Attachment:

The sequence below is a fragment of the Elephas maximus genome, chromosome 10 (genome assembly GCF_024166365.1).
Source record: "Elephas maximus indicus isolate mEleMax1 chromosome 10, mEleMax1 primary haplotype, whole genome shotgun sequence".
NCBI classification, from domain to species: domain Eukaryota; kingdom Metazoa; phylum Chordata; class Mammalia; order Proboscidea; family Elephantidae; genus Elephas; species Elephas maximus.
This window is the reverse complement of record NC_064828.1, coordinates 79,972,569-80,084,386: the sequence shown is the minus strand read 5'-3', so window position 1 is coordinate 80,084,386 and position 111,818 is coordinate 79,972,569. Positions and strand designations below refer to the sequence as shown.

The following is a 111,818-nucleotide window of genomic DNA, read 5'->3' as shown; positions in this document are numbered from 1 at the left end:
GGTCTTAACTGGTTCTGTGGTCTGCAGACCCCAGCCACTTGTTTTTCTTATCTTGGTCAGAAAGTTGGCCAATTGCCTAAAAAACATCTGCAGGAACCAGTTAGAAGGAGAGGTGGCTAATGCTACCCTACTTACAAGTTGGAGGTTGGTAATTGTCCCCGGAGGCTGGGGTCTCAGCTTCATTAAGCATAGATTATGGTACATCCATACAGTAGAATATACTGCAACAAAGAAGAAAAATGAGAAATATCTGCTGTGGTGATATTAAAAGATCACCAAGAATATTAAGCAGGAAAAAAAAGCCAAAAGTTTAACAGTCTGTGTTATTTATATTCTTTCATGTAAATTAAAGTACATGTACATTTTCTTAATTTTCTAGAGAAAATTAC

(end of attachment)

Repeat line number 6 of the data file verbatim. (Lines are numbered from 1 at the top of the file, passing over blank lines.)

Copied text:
GGTCTTAACTGGTTCTGTGGTCTGCAGACCCCAGCCACTTGTTTTTCTTATCTTGGTCAGAAAGTTGGCCAATTGCCTAAAAAACATCTGCAGGAACCAGTTAGAAGGAGAGGTGGCTAATGCTACCCTACTTACAAGTTGGAGGTTGGTAATTGTCCCCGGAGGCTGGGGTCTCAGCTTCATTAAGCATAGATTATGGTACATCCATACAGTAGAATATACTGCAACAAAGAAGAAAAATGAGAAATATCTGCTGTGGTGATATTAAAAGATCACCAAGAATATTAAGCAGGAAAAAAAAGCCAAAAGTTTAACAGTCTGTGTTATTTATATTCTTTCATGTAAATTAAAGTACATGTACATTTTCTTAATTTTCTAGAGAAAATTAC